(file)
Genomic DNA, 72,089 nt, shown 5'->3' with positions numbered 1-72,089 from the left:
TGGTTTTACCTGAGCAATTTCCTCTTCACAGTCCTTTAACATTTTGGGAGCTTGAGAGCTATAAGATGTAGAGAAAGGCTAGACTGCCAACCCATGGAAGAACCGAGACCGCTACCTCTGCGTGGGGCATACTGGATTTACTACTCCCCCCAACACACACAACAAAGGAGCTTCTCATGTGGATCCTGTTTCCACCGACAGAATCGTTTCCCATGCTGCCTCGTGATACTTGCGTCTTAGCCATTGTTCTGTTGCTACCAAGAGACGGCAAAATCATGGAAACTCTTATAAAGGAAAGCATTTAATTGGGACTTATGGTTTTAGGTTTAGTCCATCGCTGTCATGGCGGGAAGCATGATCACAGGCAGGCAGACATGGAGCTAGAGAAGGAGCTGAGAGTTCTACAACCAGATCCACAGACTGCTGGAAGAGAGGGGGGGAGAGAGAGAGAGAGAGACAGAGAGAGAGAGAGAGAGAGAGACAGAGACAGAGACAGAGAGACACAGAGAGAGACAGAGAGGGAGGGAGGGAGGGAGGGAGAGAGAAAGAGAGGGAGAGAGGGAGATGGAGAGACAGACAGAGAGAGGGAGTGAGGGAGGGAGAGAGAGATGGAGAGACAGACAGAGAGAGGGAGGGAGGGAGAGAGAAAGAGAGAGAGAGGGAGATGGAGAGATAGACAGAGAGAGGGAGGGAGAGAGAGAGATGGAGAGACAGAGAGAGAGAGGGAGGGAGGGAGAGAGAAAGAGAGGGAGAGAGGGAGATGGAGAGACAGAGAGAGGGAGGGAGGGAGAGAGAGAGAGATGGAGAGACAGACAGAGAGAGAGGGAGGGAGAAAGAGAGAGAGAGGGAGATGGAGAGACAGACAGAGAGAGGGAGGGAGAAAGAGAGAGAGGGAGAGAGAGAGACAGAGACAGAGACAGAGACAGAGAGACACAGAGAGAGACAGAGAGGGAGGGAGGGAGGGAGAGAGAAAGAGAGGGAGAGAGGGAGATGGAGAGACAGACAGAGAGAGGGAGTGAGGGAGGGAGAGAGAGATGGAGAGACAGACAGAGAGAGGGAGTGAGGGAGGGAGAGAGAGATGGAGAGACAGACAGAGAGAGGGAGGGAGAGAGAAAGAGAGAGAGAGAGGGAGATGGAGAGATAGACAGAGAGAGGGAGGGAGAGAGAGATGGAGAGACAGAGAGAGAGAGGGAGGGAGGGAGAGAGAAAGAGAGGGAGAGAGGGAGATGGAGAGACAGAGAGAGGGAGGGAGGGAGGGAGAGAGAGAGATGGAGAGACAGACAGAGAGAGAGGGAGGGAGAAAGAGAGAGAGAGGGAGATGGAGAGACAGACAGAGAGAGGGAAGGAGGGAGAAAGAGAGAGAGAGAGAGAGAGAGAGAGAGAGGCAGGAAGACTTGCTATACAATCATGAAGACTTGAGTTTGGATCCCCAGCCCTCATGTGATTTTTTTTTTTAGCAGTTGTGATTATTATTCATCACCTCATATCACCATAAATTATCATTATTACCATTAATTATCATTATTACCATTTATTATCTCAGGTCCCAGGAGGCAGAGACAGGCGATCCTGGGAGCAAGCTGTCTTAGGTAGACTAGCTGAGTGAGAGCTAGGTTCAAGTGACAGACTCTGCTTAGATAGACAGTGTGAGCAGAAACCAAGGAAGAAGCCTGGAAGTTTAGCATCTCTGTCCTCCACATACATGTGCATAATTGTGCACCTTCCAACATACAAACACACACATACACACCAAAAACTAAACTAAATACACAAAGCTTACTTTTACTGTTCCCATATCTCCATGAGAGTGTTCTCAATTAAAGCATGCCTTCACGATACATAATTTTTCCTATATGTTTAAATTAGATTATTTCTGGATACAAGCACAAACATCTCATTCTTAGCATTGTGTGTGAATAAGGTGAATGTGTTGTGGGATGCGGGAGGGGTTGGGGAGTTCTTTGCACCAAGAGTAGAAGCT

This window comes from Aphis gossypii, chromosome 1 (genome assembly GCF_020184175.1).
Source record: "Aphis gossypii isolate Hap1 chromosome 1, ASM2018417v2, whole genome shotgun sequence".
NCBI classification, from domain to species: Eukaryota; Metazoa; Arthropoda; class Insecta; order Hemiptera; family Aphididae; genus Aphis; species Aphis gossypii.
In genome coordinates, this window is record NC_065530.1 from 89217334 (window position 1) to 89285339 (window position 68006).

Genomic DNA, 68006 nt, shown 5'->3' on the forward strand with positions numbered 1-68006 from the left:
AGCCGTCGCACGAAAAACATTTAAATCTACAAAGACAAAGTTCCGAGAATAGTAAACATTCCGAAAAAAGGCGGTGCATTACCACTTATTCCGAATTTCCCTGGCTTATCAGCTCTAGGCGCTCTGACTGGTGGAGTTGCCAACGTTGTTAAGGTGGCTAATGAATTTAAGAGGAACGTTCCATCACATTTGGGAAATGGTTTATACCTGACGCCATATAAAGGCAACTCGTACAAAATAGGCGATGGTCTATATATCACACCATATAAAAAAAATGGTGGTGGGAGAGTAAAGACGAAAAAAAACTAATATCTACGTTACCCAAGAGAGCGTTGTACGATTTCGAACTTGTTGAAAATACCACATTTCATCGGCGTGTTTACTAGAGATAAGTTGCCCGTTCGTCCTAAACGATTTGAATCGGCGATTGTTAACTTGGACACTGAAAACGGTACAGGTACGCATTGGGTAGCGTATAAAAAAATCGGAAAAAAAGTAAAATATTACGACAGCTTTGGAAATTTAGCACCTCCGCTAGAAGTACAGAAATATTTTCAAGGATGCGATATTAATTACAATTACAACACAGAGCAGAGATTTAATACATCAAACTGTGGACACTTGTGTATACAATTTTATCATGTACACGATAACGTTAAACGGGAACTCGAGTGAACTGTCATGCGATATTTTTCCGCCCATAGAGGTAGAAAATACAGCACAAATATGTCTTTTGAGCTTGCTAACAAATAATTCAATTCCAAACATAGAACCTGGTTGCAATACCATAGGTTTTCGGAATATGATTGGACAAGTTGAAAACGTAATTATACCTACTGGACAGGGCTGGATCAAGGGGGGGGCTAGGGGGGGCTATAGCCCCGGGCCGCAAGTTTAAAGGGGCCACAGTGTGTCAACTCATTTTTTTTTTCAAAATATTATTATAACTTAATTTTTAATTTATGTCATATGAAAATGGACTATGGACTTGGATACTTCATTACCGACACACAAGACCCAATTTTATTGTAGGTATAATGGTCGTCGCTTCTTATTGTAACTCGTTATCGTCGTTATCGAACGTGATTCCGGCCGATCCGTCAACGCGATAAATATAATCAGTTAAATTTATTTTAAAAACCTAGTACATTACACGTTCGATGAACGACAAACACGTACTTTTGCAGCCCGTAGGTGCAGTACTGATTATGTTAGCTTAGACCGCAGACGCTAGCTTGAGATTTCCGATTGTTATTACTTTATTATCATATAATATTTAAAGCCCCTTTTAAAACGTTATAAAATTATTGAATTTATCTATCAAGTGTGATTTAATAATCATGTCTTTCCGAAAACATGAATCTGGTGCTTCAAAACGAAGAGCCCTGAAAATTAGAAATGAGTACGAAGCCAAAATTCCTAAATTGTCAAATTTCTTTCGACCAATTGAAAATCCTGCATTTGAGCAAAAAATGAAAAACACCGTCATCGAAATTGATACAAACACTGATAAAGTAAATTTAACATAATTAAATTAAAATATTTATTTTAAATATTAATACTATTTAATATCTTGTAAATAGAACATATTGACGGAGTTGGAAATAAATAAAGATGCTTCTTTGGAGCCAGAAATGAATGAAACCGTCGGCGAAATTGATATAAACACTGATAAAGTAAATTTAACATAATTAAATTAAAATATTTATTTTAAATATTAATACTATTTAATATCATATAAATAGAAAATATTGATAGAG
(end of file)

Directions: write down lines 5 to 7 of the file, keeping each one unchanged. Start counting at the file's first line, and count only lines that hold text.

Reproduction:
NCBI classification, from domain to species: Eukaryota; Metazoa; Arthropoda; class Insecta; order Hemiptera; family Aphididae; genus Aphis; species Aphis gossypii.
In genome coordinates, this window is record NC_065530.1 from 89217334 (window position 1) to 89285339 (window position 68006).

Genomic DNA, 68006 nt, shown 5'->3' on the forward strand with positions numbered 1-68006 from the left: